In the next few months, you will be hearing a lot about E-15 summer-blend fuels making their way to gas pumps across the country. E-15 uses more ethanol in its blend to reduce our dependence on fossil fuels. No matter your political view, you must wonder what this means for engines.
E-15 has 15 percent ethanol. Most parts of the country have used E10 for more than a decade. Ethanol is a biofuel made from corn or other forms of biomass that is fermented. The process turns the starch into sugars that are fermented into ethanol.
The problem with ethanol is how it reacts to water in the air and in the tank. Ethanol can mix with water, while gasoline and water do not mix. Ethanol and gasoline can mix, but if the water concentration in the ethanol is too great, it can separate the ethanol and water from the gasoline. This is called phase separation. If the phase separation occurs inside the gas tank, the ethanol and water mix falls to the bottom of the tank, resulting in the pump bathing in this corrosive mixture. The phase separation issue might only be an issue with vehicles that sit for long periods or have EVAP issues.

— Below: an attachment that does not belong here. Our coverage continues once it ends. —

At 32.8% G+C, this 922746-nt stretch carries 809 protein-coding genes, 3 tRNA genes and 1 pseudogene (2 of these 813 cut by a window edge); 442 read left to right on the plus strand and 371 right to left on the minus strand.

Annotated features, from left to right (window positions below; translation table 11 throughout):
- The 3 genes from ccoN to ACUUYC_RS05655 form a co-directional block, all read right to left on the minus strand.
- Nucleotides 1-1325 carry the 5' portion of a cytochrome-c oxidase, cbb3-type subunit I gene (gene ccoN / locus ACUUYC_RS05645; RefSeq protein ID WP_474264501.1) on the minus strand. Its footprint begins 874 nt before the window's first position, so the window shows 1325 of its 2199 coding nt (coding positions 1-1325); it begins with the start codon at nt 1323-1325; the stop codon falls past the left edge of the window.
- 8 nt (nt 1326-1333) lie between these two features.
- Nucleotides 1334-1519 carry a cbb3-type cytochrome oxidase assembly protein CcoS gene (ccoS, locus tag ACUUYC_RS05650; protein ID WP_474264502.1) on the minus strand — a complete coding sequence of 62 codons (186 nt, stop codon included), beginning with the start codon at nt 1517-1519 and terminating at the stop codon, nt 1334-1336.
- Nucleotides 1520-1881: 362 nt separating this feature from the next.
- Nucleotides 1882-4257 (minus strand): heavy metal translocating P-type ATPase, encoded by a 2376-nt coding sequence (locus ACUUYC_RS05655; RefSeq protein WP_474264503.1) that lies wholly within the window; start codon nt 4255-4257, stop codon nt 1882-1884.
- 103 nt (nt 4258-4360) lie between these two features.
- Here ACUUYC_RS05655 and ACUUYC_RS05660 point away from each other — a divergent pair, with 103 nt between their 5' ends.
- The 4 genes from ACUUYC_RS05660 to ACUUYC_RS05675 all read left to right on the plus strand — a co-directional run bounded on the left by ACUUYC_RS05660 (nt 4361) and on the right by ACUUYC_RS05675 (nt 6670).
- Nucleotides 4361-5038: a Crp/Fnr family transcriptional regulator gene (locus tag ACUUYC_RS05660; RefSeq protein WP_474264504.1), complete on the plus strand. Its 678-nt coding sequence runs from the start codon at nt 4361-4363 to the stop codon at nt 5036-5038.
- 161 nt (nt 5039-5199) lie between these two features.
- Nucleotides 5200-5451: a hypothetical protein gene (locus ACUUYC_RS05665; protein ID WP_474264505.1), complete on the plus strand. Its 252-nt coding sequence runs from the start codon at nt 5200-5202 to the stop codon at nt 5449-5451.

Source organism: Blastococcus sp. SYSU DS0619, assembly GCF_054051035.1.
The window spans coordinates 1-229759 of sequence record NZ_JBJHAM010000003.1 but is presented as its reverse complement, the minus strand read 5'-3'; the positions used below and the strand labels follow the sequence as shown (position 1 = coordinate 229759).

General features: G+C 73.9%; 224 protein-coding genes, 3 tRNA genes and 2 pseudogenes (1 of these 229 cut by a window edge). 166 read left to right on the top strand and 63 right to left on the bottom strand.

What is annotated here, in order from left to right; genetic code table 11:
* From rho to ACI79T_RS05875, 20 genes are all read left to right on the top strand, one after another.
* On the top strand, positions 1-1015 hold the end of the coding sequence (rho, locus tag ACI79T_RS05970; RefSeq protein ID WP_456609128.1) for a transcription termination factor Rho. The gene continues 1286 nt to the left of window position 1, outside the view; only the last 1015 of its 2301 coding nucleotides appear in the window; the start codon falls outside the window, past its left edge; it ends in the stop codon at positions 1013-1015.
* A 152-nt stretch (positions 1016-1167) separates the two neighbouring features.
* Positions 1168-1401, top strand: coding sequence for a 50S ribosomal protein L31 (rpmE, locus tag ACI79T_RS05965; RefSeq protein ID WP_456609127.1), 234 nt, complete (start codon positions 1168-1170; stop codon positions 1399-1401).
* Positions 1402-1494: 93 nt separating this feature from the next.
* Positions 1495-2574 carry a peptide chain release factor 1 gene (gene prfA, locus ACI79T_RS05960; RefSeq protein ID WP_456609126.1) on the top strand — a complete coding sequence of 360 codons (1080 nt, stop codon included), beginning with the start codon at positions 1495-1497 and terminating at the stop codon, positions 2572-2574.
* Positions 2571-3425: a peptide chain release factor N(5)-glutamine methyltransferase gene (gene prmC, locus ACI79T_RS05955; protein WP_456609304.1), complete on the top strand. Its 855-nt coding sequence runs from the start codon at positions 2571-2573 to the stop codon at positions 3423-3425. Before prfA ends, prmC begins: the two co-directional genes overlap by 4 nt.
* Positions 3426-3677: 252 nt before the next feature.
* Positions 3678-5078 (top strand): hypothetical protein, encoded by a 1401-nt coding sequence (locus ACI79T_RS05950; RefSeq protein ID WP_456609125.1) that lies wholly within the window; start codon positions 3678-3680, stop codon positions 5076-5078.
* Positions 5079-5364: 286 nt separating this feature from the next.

Phase separation can also occur under conditions where the fuel tank is open to the outside air. On carbureted engines, phase separation can occur in the bowls. It is typically seen as blue or white crystals. Copper and bronze do not stand up well to corrosion in the first place. Since copper and bronze are used in electric fuel pumps and the coils in the injectors, corrosion can be an issue. For a carbureted vehicle, the blended mixture can react with floats, jets and even the pot metals and aluminum.
The reality is that most drivers don’t have to worry. Since the 2001 model year, most OEMs have engineered parts and programming to handle E-10 and E-15. If the vehicle is older than 2001, there might be compatibility issues with E-15. However, most engines will see the change in ethanol concentration as changes in the ignition timing and maybe changes to the long-term fuel trims due to oxygen sensor readings.